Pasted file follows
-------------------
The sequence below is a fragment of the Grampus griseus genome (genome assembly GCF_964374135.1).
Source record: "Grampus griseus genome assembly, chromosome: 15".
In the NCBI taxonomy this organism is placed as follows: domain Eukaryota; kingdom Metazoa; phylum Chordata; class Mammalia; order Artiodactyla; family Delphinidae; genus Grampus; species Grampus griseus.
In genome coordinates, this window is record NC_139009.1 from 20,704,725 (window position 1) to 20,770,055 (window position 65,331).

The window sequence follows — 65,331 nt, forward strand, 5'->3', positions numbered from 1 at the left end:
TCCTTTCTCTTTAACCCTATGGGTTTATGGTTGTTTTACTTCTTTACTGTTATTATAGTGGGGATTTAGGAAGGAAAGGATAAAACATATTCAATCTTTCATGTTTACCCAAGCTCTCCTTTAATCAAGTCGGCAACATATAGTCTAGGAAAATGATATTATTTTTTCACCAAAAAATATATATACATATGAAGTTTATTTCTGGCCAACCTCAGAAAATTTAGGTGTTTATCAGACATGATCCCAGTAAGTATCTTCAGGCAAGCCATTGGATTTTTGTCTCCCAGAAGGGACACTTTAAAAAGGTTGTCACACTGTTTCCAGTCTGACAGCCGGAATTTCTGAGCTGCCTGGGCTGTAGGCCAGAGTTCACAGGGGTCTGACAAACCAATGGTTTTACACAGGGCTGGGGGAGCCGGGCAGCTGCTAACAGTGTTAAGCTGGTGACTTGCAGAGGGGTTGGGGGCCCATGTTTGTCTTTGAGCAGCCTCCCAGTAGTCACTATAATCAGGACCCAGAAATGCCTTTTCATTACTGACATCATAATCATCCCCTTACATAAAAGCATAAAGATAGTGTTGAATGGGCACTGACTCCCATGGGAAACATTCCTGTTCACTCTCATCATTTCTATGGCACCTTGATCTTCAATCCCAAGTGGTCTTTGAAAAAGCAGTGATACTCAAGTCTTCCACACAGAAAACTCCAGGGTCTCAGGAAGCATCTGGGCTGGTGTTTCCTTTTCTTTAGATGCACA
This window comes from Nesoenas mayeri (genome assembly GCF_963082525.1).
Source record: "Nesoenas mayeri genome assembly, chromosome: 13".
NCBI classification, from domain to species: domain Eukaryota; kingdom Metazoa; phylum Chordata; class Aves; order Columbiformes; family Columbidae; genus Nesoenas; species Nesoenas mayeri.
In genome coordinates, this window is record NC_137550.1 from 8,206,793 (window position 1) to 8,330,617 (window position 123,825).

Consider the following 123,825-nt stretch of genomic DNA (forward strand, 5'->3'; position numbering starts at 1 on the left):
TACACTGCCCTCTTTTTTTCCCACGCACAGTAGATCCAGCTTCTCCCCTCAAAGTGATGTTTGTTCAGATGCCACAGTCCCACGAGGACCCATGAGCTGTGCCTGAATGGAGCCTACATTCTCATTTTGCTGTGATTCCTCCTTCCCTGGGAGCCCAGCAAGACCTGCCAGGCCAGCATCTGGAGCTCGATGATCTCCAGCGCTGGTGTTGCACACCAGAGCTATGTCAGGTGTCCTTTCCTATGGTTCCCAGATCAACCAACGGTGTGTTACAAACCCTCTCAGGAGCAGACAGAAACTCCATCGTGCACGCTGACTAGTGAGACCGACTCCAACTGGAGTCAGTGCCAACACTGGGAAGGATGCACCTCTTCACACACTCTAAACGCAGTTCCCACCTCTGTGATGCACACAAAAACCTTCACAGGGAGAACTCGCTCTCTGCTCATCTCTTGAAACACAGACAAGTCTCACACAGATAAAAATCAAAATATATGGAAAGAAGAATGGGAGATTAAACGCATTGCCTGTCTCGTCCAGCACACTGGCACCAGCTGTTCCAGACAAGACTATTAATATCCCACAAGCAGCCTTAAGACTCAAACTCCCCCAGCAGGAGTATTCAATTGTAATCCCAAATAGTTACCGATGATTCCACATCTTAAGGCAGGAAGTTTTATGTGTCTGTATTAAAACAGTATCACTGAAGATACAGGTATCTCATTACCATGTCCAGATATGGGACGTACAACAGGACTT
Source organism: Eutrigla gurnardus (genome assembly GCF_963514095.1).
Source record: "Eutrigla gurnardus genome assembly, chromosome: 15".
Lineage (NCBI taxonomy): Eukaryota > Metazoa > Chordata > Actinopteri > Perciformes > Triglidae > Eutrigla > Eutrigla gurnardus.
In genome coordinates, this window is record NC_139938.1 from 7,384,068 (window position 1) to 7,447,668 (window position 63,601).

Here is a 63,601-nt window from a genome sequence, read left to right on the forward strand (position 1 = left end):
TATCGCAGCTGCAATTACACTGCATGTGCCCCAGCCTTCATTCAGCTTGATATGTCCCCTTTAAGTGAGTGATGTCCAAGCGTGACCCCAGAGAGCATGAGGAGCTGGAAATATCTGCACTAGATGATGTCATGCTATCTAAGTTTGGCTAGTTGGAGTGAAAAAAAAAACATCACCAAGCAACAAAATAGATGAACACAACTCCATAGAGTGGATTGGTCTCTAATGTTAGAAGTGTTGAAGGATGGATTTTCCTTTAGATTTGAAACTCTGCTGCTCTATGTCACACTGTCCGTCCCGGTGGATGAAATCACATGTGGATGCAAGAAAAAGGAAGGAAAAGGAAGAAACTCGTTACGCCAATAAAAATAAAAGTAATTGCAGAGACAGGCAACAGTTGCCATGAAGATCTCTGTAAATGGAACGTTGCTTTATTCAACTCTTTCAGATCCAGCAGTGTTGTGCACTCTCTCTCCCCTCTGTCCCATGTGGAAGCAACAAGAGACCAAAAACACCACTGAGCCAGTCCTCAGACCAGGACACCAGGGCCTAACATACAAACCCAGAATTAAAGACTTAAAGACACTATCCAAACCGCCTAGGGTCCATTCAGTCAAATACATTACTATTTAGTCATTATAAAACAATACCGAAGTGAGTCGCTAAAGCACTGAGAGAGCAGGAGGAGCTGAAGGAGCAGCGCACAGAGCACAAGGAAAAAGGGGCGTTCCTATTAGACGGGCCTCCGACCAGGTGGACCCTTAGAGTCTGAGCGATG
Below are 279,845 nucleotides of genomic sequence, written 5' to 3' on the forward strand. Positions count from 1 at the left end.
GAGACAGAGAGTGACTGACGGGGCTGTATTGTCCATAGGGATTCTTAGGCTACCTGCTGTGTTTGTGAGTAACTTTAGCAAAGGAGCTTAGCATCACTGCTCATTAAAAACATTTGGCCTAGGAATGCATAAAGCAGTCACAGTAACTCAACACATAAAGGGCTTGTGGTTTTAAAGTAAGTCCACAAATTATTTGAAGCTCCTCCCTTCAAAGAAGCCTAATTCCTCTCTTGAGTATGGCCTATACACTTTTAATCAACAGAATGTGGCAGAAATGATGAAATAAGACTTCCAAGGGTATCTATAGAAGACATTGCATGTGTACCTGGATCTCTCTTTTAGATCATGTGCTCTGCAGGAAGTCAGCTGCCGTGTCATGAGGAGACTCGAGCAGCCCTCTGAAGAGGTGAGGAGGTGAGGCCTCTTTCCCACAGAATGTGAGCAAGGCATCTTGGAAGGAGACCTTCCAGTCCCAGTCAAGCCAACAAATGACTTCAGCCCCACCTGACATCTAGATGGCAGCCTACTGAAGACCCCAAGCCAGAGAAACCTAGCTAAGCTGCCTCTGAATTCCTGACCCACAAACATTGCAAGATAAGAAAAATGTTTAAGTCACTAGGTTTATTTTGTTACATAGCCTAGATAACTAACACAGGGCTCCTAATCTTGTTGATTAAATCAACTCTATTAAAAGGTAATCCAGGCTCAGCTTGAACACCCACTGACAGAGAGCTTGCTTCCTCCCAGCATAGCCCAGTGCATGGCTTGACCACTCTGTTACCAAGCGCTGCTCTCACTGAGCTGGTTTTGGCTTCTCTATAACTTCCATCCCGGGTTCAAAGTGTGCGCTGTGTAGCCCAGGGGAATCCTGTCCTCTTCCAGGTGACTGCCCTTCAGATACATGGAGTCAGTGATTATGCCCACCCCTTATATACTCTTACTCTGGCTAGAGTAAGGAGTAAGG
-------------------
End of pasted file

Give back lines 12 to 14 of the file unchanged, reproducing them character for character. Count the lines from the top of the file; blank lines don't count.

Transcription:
TACACTGCCCTCTTTTTTTCCCACGCACAGTAGATCCAGCTTCTCCCCTCAAAGTGATGTTTGTTCAGATGCCACAGTCCCACGAGGACCCATGAGCTGTGCCTGAATGGAGCCTACATTCTCATTTTGCTGTGATTCCTCCTTCCCTGGGAGCCCAGCAAGACCTGCCAGGCCAGCATCTGGAGCTCGATGATCTCCAGCGCTGGTGTTGCACACCAGAGCTATGTCAGGTGTCCTTTCCTATGGTTCCCAGATCAACCAACGGTGTGTTACAAACCCTCTCAGGAGCAGACAGAAACTCCATCGTGCACGCTGACTAGTGAGACCGACTCCAACTGGAGTCAGTGCCAACACTGGGAAGGATGCACCTCTTCACACACTCTAAACGCAGTTCCCACCTCTGTGATGCACACAAAAACCTTCACAGGGAGAACTCGCTCTCTGCTCATCTCTTGAAACACAGACAAGTCTCACACAGATAAAAATCAAAATATATGGAAAGAAGAATGGGAGATTAAACGCATTGCCTGTCTCGTCCAGCACACTGGCACCAGCTGTTCCAGACAAGACTATTAATATCCCACAAGCAGCCTTAAGACTCAAACTCCCCCAGCAGGAGTATTCAATTGTAATCCCAAATAGTTACCGATGATTCCACATCTTAAGGCAGGAAGTTTTATGTGTCTGTATTAAAACAGTATCACTGAAGATACAGGTATCTCATTACCATGTCCAGATATGGGACGTACAACAGGACTT
Source organism: Eutrigla gurnardus (genome assembly GCF_963514095.1).
Source record: "Eutrigla gurnardus genome assembly, chromosome: 15".